Thursday, December 11, 2014

This little town is a bookworm's paradise

by: Anna Hider

For some people a vacation is about taking time to give your brain a break and have some mindless fun...those aren't the kind of people who visitHay-on-Wye. Also known as "the town of books", this little village in Wales is quite possibly the most charming and simultaneously intellectually stimulating community in the world. Renowned for their many bookstores and annual literature festival (which Bill Clinton once called "the Woodstock of the Mind"), Hay is a bookworm's dream come true.
The town didn't just become a literary mecca overnight-- it all started with one man and one bookshop. In 1961, Richard Booth opened his first used bookshop in an old firehouse. Shortly after, he heard that a lot of libraries in America were closing, and Booth decided to jump on the opportunity. He set out for the US and stocked up on hundreds of books, shipping them back to town to stock his store's shelves. Soon, other businesses in town decided to get in on the action and began selling books themselves.
There are bookshops that specialize in certain topics, like rare, out of print children's books or tomes on beekeeping. The most whimsical shops, however, are the so-called "honesty bookstores". They're basically shelves and shelves of books lining the streets and sidewalks, out in the open, that operate on the honor system, so to speak. Anyone who so chooses can select a book and drop some money in the little moneybox. They're all over town-- there's even an honesty bookstore on the grounds of one of Hay's two castles. Hay-on-Wye is also home to Hay Literature Festival each May, which attracts thousands of bookworms and authors to the tiny village.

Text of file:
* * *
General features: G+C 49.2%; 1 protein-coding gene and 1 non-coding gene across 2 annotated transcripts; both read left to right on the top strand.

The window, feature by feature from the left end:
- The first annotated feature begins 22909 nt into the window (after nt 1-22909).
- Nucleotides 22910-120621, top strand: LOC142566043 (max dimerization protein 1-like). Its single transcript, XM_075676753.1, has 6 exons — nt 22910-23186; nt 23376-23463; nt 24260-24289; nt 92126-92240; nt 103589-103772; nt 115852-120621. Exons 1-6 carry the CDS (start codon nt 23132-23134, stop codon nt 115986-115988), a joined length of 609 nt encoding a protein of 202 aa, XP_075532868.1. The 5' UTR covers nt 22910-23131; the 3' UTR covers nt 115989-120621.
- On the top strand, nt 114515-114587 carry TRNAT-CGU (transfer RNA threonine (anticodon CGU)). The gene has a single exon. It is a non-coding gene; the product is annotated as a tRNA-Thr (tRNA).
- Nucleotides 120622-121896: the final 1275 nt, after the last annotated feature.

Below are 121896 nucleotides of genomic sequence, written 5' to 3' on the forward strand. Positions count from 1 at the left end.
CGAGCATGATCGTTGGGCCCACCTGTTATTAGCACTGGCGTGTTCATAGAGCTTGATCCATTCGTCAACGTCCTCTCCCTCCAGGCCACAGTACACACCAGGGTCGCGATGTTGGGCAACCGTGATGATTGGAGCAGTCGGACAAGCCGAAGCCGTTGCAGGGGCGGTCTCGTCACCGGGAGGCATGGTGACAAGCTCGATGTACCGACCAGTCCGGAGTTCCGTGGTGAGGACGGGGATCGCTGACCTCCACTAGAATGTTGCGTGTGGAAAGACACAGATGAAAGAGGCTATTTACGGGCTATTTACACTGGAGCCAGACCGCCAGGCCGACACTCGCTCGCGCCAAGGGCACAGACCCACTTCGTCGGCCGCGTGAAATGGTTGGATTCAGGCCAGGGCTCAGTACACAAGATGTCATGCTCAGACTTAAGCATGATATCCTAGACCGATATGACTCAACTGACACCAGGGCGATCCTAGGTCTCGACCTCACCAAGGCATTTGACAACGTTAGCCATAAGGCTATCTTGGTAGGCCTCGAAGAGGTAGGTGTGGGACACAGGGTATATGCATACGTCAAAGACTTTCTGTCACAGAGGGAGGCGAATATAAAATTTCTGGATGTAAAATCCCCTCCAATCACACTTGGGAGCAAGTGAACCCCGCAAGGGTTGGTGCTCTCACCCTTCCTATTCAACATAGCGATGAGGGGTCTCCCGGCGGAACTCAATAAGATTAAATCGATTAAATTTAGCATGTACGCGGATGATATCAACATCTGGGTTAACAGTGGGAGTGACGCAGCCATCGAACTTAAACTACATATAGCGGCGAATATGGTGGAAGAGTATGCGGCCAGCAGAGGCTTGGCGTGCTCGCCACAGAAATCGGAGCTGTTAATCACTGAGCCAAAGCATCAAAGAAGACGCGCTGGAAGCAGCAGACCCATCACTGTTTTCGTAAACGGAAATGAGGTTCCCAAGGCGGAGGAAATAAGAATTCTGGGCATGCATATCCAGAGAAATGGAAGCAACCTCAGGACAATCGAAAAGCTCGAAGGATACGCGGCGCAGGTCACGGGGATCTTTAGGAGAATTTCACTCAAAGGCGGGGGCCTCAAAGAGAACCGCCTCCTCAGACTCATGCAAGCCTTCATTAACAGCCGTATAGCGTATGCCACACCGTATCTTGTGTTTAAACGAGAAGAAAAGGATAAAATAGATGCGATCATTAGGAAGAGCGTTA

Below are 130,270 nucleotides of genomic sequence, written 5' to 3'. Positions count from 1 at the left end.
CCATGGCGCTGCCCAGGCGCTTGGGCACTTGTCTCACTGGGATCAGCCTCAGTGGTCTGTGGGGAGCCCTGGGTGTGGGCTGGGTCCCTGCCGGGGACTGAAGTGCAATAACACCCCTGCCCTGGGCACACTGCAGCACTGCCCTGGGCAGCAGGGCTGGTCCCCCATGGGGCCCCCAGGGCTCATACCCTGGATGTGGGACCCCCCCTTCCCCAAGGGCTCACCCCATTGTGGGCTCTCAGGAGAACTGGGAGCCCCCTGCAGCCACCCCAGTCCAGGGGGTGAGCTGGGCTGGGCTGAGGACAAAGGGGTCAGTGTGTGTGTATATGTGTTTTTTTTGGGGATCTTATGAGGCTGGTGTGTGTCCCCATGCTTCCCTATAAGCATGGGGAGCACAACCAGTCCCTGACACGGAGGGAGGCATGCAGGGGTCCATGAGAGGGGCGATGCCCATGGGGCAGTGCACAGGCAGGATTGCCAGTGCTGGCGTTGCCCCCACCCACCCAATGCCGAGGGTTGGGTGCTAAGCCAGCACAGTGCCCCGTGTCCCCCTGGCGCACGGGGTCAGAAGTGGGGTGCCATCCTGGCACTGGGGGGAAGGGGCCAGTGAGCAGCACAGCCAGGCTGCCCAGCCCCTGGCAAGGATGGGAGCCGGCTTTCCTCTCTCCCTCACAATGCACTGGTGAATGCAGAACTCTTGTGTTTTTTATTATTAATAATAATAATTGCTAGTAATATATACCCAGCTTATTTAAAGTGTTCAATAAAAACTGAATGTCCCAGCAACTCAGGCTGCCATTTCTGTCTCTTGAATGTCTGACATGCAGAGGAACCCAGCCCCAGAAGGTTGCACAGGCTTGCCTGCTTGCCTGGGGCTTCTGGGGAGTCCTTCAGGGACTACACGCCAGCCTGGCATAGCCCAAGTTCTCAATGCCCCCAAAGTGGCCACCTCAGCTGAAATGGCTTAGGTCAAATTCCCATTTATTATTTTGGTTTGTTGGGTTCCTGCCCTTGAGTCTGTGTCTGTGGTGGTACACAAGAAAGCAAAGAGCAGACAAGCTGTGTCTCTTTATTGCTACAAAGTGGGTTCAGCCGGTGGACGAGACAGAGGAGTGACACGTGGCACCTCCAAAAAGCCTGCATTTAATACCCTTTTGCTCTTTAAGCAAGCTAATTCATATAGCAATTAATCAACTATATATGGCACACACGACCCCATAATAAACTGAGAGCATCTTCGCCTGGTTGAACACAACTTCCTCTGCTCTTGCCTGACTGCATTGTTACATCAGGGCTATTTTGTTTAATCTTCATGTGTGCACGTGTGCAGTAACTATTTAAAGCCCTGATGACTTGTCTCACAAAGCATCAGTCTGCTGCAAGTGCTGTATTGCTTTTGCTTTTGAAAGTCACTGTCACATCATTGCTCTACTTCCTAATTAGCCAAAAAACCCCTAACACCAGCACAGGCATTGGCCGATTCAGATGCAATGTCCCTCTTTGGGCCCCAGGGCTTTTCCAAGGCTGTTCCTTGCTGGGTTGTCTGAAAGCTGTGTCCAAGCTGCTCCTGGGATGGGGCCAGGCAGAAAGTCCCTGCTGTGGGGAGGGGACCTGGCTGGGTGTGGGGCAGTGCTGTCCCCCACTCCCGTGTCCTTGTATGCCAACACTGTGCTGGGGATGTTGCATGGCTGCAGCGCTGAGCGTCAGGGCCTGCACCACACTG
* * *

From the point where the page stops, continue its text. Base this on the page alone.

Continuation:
In addition to having 40+ bookstores, the town is also just plain adorable. Did I mention that they have castles? Because they do, and they're both gorgeous. After you're done getting lost amongst the bookstores and book shelves of Hay, you can cozy up just about anywhere and get lost in the pages of an unfamiliar volume.

from: Roadtrippers

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